caption caption caption caption caption caption caption tion, the Bolshevik Civil War, the Apocalypse. Like Karel Capek’s War with the Newts, I Burn Paris is eerily prescient of the real-life catastrophe to come. The ghettoization of Paris leads to food shortages; the White Russian officer orders his men to pull down the pants of a captured fugitive who denies he is a Jew; and the rabbi and the Jewish elite plot to save only the best Jews – the wealthiest ones. Moreover, “In the violent and unforeseen clash of powers taking place before our eyes, the French democracy has shown itself to be a quantité négligeable”. While much has by now been written about the relationship between the avant-garde and Stalinist literature, Jasie±ski’s I Burn Paris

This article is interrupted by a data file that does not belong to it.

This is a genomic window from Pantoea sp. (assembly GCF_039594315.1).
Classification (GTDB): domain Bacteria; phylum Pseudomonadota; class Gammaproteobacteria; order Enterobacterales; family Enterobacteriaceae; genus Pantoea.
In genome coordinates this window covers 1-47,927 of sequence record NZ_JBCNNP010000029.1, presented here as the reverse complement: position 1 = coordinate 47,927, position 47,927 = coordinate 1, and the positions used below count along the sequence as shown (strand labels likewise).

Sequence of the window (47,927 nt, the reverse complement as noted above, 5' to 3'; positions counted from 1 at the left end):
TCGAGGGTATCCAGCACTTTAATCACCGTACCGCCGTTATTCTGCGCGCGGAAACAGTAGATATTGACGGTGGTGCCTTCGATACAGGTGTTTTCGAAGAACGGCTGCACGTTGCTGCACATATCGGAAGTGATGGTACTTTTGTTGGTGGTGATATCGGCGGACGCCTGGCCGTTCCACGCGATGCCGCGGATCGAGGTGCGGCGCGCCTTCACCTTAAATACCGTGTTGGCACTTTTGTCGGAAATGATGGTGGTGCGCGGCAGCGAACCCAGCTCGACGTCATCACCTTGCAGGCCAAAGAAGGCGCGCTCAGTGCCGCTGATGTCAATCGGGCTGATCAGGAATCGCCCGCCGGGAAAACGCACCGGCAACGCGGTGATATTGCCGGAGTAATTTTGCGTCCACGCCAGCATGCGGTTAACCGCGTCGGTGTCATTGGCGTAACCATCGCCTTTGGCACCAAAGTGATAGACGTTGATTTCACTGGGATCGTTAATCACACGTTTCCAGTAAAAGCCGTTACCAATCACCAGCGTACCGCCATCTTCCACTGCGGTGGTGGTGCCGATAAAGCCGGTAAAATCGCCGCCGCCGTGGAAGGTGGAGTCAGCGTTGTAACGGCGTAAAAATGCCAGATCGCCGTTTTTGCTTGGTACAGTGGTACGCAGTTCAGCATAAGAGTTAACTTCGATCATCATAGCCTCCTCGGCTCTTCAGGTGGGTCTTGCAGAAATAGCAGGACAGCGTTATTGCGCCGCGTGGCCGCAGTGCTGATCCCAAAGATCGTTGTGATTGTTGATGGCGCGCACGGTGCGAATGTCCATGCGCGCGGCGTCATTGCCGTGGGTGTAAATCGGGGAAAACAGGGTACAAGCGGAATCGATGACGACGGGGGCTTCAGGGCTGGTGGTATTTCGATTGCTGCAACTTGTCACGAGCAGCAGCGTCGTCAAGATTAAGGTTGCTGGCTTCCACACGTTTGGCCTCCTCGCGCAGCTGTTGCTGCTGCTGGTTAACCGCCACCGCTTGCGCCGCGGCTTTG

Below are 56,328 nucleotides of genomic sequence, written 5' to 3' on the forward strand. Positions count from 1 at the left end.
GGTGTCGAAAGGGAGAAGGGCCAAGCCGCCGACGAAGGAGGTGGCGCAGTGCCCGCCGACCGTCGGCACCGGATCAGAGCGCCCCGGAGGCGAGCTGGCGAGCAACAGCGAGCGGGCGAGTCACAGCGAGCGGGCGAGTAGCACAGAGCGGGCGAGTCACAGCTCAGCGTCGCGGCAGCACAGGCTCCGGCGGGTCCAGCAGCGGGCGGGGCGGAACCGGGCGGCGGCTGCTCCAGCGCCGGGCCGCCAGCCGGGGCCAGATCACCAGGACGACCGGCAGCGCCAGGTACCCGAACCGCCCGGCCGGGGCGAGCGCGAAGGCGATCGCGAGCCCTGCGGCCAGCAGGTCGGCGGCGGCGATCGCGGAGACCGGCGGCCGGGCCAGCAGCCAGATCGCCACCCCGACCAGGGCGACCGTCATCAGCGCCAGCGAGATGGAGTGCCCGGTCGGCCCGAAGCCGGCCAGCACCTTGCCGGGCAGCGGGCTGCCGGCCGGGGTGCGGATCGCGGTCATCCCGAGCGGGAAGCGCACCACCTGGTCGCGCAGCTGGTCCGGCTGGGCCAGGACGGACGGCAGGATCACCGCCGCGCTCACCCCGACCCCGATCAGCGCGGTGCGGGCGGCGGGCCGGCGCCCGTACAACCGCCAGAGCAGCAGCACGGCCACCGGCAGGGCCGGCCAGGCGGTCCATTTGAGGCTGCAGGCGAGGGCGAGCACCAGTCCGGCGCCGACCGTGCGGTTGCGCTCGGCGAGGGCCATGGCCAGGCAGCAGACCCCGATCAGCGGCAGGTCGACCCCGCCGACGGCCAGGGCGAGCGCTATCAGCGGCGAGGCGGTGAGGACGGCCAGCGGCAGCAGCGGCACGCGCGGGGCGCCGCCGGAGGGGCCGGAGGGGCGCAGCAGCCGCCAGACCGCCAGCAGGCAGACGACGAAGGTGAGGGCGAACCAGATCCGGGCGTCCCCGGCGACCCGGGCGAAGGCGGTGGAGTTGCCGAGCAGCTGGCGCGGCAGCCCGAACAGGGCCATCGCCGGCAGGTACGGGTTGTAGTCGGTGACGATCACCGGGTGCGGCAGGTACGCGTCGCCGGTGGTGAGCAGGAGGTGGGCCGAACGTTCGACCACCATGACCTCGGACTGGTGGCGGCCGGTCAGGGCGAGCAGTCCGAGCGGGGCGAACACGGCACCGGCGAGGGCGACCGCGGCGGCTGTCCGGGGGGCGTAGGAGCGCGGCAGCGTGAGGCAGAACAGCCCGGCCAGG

before the final hurdle”. The disgust in I Burn Paris remains Rousseauist: a disgust with licentiousness, with Chablis, cigars and Portuguese oysters. In the Anglo-American republic, “the first floor of the Café de la Paix was already squealing with jazz, and goggle-eyed gentlemen with one foot in the grave were sitting around tables like gigantic mosquitoes sucking the red blood of cocktails through the proboscises of their straws”. Capitalist Paris is, above all, a city of prostitutes. Rue de Rochechouart caters to paedophiles, boasting brothels where pimps and madams serve customers thirteen-year-olds in short dresses and pigtails. The cab of the White Russian émigré Captain Solomin “reeked of semen from a mile off”.